Ecosphere, the newest addition to the Ecological Society of America family of journals, is an online-only, open-access alternative with a scope as broad as the science of ecology itself. The journal publishes submissions from all subdisciplines of ecological science, including theoretical, empirical, and applied ecology.
Climate change and the catastrophic wildfire
Over the past several months news of widespread wildfires has coursed through the media from every corner of the world. In the United States, the wildfire season is now two months longer than it was 100 years ago. In 2015 ...
Small landscape changes can mean big freshwater gains
A typical bird's-eye view of the Midwest offers a patchwork landscape covered mostly by agriculture but mottled with forest, wetland, grassland, buildings and pavement. This pattern influences the quality and supply of the ...
Drought and climate change fuel high-elevation California fires, study finds
Wildfires in California's fabled Sierra Nevada mountain range are increasingly burning high-elevation forests, which historically have seldom burned, reports a team of researchers led by the John Muir Institute of the Environment ...
New study rings alarm for sugar maple in Adirondacks
The iconic sugar maple, one of the most economically and ecologically important trees in the eastern United States and Canada, shows signs of being in a significant decline, according to research results published today (Oct. ...
Insect-killed forests pose no additional likelihood of wildfire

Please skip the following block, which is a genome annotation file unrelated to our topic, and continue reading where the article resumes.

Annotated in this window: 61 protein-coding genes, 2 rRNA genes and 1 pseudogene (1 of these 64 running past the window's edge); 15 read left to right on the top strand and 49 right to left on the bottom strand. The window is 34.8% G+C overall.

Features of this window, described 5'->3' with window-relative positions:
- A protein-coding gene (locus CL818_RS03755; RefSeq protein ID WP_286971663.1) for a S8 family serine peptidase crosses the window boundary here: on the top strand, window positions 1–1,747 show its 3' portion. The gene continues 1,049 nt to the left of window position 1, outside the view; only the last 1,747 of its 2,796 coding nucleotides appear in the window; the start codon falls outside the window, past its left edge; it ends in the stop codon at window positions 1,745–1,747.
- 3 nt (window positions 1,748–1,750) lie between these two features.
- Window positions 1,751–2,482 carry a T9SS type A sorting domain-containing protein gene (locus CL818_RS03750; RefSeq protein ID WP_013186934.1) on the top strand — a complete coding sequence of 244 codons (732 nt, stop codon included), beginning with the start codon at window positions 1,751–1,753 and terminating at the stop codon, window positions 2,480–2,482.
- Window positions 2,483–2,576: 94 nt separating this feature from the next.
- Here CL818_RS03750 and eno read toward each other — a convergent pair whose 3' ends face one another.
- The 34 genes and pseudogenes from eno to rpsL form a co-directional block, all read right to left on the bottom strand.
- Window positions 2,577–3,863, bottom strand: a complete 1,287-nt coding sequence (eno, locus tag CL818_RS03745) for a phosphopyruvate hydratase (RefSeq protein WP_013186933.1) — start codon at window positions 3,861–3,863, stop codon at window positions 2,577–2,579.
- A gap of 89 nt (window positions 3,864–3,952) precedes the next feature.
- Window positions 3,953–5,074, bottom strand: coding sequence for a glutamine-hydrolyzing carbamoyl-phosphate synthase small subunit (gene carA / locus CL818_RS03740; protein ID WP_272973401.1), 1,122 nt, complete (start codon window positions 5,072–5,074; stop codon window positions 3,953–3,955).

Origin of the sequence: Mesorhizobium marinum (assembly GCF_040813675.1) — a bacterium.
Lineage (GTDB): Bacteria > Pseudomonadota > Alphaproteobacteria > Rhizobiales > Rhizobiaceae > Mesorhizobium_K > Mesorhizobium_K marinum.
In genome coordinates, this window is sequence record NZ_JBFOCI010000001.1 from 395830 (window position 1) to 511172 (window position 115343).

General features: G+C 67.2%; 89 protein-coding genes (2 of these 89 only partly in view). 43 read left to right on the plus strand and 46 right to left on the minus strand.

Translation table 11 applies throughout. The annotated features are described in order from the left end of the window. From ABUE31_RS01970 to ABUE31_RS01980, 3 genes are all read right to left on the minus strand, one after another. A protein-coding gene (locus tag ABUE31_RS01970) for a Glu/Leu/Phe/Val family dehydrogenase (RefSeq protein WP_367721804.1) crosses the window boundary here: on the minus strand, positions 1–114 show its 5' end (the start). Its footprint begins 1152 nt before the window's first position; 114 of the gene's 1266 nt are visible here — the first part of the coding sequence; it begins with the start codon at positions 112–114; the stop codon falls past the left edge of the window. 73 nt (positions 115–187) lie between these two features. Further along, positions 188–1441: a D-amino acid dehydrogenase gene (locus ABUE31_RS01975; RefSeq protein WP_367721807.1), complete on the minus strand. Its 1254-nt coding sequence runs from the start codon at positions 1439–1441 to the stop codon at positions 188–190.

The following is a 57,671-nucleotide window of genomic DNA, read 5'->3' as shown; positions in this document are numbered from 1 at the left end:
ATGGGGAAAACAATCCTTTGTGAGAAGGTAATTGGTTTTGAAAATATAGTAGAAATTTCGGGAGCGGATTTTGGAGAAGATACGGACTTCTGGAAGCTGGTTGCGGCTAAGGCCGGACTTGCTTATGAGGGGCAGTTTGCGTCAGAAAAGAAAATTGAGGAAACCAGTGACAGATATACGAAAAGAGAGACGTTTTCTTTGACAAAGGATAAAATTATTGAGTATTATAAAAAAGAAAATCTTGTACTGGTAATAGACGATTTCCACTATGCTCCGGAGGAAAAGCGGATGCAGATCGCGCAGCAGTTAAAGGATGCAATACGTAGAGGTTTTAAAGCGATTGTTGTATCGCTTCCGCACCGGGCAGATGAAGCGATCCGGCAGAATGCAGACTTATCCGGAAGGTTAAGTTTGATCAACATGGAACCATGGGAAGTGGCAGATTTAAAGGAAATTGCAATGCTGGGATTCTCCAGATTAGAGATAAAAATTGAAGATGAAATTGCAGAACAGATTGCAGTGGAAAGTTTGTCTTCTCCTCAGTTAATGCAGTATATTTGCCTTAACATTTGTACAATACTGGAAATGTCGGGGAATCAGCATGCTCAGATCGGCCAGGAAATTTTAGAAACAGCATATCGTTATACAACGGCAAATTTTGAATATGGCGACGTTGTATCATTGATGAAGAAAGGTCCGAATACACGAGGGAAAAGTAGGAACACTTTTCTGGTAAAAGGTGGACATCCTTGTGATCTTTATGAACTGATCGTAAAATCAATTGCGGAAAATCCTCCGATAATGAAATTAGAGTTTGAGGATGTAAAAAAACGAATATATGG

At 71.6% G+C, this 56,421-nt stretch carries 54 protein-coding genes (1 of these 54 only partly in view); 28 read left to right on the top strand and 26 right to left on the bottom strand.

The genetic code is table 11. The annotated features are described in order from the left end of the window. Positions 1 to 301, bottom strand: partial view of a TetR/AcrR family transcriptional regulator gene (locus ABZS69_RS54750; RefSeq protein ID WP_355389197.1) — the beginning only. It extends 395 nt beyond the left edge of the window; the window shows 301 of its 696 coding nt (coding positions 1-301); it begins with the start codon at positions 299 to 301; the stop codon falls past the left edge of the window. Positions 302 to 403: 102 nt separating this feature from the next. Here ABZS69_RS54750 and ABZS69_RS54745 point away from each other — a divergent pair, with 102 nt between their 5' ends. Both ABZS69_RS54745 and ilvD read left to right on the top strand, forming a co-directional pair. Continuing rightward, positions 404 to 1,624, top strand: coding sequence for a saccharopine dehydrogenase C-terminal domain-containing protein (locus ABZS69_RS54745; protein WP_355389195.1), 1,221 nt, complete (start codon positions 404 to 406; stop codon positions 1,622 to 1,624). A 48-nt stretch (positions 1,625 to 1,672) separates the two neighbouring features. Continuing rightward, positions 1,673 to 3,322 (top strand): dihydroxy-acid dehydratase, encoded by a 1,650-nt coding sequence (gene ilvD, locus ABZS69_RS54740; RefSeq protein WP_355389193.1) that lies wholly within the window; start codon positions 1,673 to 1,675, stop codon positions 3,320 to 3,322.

As mountain pine beetles and other insects chew their way through Western forests, forest fires might not seem far behind. Lands covered by dead trees appear ready to burst into flame.
Hippo dung provides important nutrients to river fish and aquatic insects
Algae blooms create their own favorable conditions, study finds
Fertilizers are known to promote the growth of toxic cyanobacterial blooms in freshwater and oceans worldwide, but a new multi-institution study shows the aquatic microbes themselves can drive nitrogen and phosphorus cycling ...
Fishing impacts on the Great Barrier Reef
New research shows that fishing is having a significant impact on the make-up of fish populations of the Great Barrier Reef.
Sleeping sands of the Kalahari awaken after more than 10,000 years
Kalahari. The name conjures an arid, almost lifeless expanse, its red, iron oxide sands stretching to the horizon and beyond.
Blue mussels not yet the bellwether of NE coastal environment
Ecologists sometimes look to mussel species, a well-studied and foundational genus in estuaries, as model organisms for assessing the condition of coastal habitats, which are crucial for people and well as the broader environment.